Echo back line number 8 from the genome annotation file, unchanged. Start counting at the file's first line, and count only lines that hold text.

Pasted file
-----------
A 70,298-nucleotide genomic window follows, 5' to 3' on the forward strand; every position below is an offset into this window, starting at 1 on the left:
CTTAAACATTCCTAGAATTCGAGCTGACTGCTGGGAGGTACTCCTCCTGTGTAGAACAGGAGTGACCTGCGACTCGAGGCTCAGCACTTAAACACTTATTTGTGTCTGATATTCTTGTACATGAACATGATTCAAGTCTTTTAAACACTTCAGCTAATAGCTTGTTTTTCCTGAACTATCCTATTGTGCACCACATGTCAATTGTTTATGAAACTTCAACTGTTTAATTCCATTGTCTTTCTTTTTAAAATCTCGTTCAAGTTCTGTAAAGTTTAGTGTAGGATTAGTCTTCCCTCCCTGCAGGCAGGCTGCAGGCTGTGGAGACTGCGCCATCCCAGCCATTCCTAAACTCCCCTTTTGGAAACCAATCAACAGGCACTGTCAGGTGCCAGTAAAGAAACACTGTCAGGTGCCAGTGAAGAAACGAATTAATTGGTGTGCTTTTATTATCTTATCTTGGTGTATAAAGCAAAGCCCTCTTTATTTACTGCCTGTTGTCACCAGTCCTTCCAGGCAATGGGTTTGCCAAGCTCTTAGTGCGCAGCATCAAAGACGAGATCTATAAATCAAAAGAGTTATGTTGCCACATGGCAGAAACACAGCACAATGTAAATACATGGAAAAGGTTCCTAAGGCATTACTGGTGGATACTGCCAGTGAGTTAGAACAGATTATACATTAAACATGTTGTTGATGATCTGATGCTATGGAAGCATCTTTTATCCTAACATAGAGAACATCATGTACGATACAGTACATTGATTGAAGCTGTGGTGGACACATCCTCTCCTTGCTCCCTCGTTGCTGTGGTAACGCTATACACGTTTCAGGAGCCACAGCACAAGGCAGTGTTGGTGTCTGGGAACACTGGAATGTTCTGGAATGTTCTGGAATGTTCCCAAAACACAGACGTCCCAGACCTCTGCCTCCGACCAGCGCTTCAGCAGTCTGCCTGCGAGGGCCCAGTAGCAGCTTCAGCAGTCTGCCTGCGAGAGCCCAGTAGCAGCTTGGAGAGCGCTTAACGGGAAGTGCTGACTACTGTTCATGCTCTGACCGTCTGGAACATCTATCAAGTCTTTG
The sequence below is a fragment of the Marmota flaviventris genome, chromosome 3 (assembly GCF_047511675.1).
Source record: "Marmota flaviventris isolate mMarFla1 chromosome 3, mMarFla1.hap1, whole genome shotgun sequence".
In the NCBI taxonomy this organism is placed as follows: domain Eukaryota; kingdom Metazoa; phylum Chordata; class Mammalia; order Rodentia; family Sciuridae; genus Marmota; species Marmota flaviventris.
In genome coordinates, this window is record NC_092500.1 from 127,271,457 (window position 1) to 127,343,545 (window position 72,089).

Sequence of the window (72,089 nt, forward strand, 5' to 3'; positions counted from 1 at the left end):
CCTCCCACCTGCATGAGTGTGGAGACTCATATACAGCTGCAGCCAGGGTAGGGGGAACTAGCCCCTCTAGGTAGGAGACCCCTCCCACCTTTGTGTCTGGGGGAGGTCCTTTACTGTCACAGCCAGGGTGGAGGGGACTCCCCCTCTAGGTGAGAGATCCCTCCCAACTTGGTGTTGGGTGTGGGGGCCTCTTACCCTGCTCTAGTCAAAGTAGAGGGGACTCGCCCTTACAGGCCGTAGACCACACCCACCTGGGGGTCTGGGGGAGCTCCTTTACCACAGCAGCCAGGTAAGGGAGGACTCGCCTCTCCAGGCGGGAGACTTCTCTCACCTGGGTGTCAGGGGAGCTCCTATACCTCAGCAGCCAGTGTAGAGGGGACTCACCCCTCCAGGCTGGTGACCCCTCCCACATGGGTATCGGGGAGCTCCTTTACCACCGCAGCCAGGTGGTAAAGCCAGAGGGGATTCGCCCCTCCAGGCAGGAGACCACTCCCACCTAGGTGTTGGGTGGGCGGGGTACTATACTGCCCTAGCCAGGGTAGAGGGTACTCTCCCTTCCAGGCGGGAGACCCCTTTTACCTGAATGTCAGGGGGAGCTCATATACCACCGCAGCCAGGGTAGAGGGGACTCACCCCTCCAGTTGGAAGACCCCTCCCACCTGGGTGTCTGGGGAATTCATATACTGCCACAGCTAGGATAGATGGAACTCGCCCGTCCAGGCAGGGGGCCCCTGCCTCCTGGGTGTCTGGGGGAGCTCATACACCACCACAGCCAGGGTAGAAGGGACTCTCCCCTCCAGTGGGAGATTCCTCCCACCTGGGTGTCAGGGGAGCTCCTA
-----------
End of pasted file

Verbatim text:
CCTCCCACCTGCATGAGTGTGGAGACTCATATACAGCTGCAGCCAGGGTAGGGGGAACTAGCCCCTCTAGGTAGGAGACCCCTCCCACCTTTGTGTCTGGGGGAGGTCCTTTACTGTCACAGCCAGGGTGGAGGGGACTCCCCCTCTAGGTGAGAGATCCCTCCCAACTTGGTGTTGGGTGTGGGGGCCTCTTACCCTGCTCTAGTCAAAGTAGAGGGGACTCGCCCTTACAGGCCGTAGACCACACCCACCTGGGGGTCTGGGGGAGCTCCTTTACCACAGCAGCCAGGTAAGGGAGGACTCGCCTCTCCAGGCGGGAGACTTCTCTCACCTGGGTGTCAGGGGAGCTCCTATACCTCAGCAGCCAGTGTAGAGGGGACTCACCCCTCCAGGCTGGTGACCCCTCCCACATGGGTATCGGGGAGCTCCTTTACCACCGCAGCCAGGTGGTAAAGCCAGAGGGGATTCGCCCCTCCAGGCAGGAGACCACTCCCACCTAGGTGTTGGGTGGGCGGGGTACTATACTGCCCTAGCCAGGGTAGAGGGTACTCTCCCTTCCAGGCGGGAGACCCCTTTTACCTGAATGTCAGGGGGAGCTCATATACCACCGCAGCCAGGGTAGAGGGGACTCACCCCTCCAGTTGGAAGACCCCTCCCACCTGGGTGTCTGGGGAATTCATATACTGCCACAGCTAGGATAGATGGAACTCGCCCGTCCAGGCAGGGGGCCCCTGCCTCCTGGGTGTCTGGGGGAGCTCATACACCACCACAGCCAGGGTAGAAGGGACTCTCCCCTCCAGTGGGAGATTCCTCCCACCTGGGTGTCAGGGGAGCTCCTA